A senior trade union boss has warned Labour to stop being “overly managerial” and instead outline “bold and radical” policies to inspire working people at the next election.
Matt Wrack, who is general secretary of the Fire Brigades Union and also TUC president said the party risked being “over-cautious” as it attempts to convince undecided voters that it should form the next government.
Speaking to HuffPost UK as Labour kicks off its annual conference in Liverpool, Wrack said: “People want to be inspired and see that by voting for something different they will actually get something different. And that’s what I think will be the challenge of the next few months.
“The game they’re playing is overly managerial. Labour can be, and should be, the party for working people. That means standing up for working people - including those taking industrial action.”
Tensions have emerged between Labour and some trade unions under Keir Starmer’s leadership, most notably over the party’s plans for the future of the North Sea and what some see as his failure to back striking workers.
But Wrack said: “It’s not necessary to go into an election with tensions between the Labour leadership and the trade unions.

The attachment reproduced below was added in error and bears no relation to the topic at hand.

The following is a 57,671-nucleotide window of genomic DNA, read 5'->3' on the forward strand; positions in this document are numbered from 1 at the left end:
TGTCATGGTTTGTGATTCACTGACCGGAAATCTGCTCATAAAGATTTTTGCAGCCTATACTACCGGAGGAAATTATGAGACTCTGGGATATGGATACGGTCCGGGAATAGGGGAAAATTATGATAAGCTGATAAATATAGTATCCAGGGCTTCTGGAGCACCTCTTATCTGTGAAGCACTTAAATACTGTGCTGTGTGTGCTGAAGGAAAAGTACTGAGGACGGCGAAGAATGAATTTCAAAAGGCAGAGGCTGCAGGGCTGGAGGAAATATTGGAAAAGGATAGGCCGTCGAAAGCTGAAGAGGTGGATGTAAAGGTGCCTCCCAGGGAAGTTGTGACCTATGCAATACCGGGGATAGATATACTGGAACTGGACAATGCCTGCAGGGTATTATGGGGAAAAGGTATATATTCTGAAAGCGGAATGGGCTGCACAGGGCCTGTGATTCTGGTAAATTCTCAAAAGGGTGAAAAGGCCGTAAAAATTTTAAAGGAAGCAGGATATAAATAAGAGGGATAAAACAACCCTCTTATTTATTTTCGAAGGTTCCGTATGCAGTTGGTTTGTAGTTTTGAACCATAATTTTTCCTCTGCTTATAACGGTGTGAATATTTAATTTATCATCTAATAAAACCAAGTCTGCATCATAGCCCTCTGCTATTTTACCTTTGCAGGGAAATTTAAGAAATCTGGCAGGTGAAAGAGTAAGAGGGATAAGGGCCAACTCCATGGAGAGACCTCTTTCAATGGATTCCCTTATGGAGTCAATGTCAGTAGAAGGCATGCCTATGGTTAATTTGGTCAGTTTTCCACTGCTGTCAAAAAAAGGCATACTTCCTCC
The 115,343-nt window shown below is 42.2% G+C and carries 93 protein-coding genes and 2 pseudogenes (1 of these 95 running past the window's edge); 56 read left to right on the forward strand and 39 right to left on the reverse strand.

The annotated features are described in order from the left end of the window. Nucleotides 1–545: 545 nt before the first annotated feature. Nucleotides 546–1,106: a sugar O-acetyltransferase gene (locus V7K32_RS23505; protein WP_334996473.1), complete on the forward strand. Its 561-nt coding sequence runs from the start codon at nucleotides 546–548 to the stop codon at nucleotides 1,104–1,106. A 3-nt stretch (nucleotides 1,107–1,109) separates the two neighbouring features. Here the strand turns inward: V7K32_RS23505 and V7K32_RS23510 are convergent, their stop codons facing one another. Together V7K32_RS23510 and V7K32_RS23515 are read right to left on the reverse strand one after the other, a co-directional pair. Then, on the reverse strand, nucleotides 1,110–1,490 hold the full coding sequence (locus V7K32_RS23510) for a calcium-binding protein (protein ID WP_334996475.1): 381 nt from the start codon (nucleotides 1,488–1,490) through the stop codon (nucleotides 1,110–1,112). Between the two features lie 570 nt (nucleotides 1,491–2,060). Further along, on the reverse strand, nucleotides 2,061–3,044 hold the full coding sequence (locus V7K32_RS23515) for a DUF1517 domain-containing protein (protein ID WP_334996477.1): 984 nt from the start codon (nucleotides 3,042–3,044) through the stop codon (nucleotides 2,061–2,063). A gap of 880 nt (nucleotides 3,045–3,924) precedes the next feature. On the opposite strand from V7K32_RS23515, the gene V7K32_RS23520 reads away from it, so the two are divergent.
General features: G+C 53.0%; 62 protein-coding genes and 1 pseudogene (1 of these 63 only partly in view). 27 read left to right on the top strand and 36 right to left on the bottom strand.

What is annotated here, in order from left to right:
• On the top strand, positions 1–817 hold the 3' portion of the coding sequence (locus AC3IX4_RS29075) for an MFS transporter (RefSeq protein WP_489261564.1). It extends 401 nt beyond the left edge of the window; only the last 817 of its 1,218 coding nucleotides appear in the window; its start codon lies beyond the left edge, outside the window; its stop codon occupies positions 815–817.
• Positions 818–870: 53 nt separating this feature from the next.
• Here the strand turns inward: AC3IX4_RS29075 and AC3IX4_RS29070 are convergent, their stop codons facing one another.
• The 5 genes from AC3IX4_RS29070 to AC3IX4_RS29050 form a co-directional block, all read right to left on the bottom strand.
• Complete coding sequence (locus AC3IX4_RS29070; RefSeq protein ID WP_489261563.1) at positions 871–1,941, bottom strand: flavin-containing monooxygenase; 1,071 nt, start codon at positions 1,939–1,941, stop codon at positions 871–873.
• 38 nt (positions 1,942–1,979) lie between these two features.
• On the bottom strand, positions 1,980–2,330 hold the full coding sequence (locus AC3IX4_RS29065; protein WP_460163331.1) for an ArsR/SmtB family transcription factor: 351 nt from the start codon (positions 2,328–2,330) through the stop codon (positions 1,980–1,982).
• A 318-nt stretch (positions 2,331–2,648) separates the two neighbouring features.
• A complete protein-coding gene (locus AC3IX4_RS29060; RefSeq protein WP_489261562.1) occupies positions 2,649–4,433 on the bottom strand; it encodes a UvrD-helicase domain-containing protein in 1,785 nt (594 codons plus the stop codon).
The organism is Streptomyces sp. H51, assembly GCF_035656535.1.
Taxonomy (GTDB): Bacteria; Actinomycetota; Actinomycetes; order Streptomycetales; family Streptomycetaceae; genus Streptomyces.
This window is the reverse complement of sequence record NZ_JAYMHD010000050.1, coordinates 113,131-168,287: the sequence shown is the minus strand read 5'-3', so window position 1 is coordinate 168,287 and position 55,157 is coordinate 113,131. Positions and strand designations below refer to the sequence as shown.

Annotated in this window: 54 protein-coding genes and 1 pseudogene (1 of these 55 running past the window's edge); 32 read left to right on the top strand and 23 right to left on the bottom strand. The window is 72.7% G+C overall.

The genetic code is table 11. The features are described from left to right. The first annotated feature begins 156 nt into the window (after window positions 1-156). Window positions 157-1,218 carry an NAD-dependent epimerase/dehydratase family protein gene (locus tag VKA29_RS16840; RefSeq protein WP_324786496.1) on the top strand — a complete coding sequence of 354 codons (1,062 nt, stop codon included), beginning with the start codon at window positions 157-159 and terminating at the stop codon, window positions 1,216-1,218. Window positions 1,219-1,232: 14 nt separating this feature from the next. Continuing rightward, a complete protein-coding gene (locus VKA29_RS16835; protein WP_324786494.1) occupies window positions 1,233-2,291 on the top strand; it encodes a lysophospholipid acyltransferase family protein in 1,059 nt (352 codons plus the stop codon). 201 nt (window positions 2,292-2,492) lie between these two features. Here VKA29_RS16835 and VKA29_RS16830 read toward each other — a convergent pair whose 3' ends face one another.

“They could go in with the trade unions significantly supportive of the incoming government - as long as what is being offered is very clear, bold and radical.”
Wrack said there is a “danger of Labour being over-cautious” and added: “People want to see promise of radical change, and for that change to actually be delivered.
“People are cynical of politicians. “The Labour Party needs to show that it’s not simply full of career politicians and actually stands on the side of working people. I think that sort of vision will motivate and mobilise people.”
Wrack said he backed Labour’s plans to repeal Tory anti-trade union legislation during the first 100 days of a Labour government.
“But I don’t think it goes far enough,” he said. “We don’t want to see any backtracking in whatever form from an incoming Labour government.
“They’ve pledged to repeal anti-strike legislation within 100 days and they absolutely need to be seen to be sticking to that. That will clearly be a very positive achievement for a Labour government and the trade union movement.”
However, despite Wrack’s advice to Labour as the general election looms, he caveats that “anything other than what we’re facing now is going to be seen as a relief”.